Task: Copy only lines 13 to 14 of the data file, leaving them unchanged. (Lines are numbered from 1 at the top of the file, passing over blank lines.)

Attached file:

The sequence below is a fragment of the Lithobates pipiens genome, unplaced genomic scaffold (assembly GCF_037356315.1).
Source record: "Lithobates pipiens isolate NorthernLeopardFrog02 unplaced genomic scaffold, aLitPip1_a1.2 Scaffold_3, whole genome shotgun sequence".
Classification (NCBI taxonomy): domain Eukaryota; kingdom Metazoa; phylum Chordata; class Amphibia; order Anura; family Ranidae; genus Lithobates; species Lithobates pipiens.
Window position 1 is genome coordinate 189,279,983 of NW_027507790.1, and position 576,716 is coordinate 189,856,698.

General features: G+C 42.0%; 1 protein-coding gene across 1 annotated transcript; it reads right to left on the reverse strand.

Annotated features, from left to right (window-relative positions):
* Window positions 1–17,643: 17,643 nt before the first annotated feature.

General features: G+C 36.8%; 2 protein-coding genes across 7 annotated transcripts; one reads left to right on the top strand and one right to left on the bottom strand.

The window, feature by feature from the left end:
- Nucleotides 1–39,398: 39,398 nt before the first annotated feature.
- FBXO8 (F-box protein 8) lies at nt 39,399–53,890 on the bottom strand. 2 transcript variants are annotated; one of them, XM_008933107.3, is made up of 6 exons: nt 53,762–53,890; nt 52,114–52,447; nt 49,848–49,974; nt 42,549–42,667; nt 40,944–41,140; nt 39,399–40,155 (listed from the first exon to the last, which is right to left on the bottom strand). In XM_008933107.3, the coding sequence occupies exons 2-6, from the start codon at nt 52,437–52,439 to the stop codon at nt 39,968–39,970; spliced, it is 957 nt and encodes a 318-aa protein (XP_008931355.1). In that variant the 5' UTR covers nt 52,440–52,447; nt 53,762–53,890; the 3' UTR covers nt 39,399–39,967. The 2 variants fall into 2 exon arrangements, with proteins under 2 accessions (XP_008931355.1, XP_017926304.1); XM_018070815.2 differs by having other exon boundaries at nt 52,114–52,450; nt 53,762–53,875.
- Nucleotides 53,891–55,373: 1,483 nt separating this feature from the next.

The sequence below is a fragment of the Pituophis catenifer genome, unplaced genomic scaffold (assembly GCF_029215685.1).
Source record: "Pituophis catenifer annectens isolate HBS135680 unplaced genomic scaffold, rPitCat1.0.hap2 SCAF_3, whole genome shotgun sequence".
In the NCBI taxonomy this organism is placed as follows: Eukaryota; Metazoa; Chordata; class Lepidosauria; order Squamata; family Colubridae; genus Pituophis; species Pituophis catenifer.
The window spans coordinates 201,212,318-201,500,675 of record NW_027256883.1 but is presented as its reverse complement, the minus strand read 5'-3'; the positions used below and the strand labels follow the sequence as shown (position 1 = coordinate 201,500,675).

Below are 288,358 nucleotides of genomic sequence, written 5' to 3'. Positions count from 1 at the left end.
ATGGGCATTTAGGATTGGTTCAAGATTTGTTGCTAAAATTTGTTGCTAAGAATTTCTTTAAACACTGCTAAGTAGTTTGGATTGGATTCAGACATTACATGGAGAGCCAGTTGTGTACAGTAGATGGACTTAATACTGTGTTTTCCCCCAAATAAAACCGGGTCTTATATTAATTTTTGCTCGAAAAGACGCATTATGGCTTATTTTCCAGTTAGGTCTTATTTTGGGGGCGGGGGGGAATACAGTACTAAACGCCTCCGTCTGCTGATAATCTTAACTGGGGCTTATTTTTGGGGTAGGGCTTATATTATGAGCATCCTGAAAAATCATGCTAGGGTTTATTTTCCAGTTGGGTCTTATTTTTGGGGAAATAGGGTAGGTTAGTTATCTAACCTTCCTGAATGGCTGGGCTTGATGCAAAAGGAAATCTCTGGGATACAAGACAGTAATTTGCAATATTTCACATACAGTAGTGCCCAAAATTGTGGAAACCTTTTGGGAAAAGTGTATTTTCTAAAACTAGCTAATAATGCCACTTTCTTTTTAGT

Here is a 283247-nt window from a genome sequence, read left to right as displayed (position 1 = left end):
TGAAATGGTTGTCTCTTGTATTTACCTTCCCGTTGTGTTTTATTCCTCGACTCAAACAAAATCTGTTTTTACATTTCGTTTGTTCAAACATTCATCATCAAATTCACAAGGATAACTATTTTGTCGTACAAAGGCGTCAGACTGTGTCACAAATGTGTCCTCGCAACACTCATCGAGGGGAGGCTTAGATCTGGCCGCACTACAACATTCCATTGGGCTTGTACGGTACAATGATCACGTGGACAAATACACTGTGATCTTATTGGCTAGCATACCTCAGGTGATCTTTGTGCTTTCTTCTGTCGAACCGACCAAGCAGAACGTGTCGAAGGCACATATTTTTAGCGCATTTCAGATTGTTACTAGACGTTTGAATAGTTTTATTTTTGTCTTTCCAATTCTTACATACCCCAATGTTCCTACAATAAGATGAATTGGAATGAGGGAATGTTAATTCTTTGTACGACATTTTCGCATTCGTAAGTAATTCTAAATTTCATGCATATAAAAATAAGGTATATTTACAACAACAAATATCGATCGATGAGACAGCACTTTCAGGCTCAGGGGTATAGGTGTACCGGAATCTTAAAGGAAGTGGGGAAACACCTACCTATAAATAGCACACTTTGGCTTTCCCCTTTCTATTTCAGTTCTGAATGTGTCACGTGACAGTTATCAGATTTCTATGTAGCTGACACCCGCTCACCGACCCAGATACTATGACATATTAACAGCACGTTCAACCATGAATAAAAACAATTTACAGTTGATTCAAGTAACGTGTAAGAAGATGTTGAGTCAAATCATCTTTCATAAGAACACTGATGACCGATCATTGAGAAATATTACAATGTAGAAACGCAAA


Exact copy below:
The sequence below is a fragment of the Pituophis catenifer genome, unplaced genomic scaffold (assembly GCF_029215685.1).
Source record: "Pituophis catenifer annectens isolate HBS135680 unplaced genomic scaffold, rPitCat1.0.hap2 SCAF_3, whole genome shotgun sequence".